I'm not much of a typist so I will keep this short. The valve will mix the return water with the supply water to adjust the system temp to what is needed based on the outdoor air reset curve while allowing the boiler to operate off the aquastat setting (typically the max water temp the building requires).

See the link.
http://www.taco-hvac.com/uploads/FileLibrary/102-145.pdf

Rob

Rosettes

@ September 12, 2014 4:01 PM in Radiator feet

Steamhead and Gordo have cast them themselves out of recycled forced air gas valves however I don't think that they have allot of them. In a previous thread someone used wood rosettes for interior trim as foot elevators. Just Google "wood rosettes" and you will come up with some options.

Rob

Free?

@ September 12, 2014 3:41 PM in Deciding between a new condensing boiler, or a FREE conventional boiler

Free seems hard to beat. If it were me I would take the free boiler and use a Taco I Valve to mix it down and provide boiler protection with outdoor air reset. 60K btu's seems awful steep for a 1500 square foot structure. Are you sure about that?

And elevate the boiler as high as you can in case of future floods.


Rob

I've never tried it

@ September 12, 2014 2:54 PM in Break the old elbow?

I've never tried it but I think Mark Eatherton mentioned using table salt on a wet fitting to rust the leak closed. If it works on a pressurized iron fitting I would think steam would be a breeze. Seems like something to try before tearing it apart. I never have the time to try these things at anyone else's house however I would not hesitate to try it at my own. Just take a wet rag and put salt all over it and wrap it around the fitting for a few days, salting and watering regularly.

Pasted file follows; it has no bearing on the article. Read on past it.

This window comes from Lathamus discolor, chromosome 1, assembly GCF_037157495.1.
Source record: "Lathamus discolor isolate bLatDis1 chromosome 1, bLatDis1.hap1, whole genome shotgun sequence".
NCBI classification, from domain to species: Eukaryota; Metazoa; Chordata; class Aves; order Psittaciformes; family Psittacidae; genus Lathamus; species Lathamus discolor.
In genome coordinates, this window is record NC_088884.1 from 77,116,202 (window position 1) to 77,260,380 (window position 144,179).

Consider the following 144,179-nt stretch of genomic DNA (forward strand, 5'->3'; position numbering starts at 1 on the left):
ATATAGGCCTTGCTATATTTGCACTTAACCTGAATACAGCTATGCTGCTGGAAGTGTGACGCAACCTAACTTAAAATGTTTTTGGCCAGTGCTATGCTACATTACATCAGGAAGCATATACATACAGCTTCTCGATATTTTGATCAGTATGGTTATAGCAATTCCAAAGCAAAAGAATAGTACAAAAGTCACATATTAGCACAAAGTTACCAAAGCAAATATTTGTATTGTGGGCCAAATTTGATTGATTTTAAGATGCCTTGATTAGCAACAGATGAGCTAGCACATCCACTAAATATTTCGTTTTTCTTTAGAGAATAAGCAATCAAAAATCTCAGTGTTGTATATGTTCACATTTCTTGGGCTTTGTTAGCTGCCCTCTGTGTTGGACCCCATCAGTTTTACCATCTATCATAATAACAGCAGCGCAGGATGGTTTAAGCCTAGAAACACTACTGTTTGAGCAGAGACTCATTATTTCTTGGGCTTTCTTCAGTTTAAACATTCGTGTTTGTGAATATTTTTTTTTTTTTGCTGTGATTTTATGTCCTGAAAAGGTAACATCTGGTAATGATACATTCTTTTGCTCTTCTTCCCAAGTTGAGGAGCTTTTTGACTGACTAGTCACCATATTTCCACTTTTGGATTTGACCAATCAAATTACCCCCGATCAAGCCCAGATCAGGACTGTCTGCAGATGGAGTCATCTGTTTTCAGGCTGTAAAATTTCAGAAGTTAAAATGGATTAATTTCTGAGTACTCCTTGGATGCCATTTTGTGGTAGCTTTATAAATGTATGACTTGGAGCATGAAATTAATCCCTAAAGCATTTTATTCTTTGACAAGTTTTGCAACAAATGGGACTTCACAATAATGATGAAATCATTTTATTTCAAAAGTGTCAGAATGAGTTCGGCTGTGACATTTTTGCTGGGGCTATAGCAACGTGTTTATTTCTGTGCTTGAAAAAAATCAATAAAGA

JMHO,
Rob

To iterate

@ September 12, 2014 2:00 PM in Some help with sq.ft and boiler recommendation please

When I was reading the post and saw that you were in N.J. I was going to recommend Joe. Chris beat me to it though. Joe will probably not be the low bidder however you don't get what you don't pay for. Have it done once and have it done right.

JMHO,

Rob

What Carl said

@ September 10, 2014 9:04 AM in In-floor radiant heat system: Boiler issues

Listen to what Carl said. Either remove all ferrous components from the system or flush it as you have you have been doing and use an oxygen inhibitor. Rhomar or Fernox products will do the job. Your pressure gauge is just as gunked up as the rest of the system, that is why you don't see the pressure drop when you let the water out of the system. Get a new gauge for your boiler and check the expansion tank and fill valve. It is always good to have a secondary gauge as well to spot check pressures.

You should also replace the weeping relief valve as well.

http://www.supplyhouse.com/Zurn-HGI-25-Hose-Bibb-Pressure-Gauge-with-Maximum-Pressure-Indicator?gclid=Cj0KEQjw7b-gBRC45uLY_avSrdgBEiQAD3OlxwpvrgZPlgCd4DBu06hrSinShDvEv129gybjmTke5iwaAjSL8P8HAQ


Rob

Just a guess

@ September 10, 2014 3:49 AM in confused?? or is this correct too?

Just a guess, but I think that with the tight passages on those heat exchangers they want to ensure that no crud gets into the unit. It's probably on the supply to filter any existing debris from an existing cast iron system.

I just pipe them as they recommend. If not piped according to manufactures specs the warranty will not be honored. If you want to deviate from their prints get a new set of prints from them or you will own it!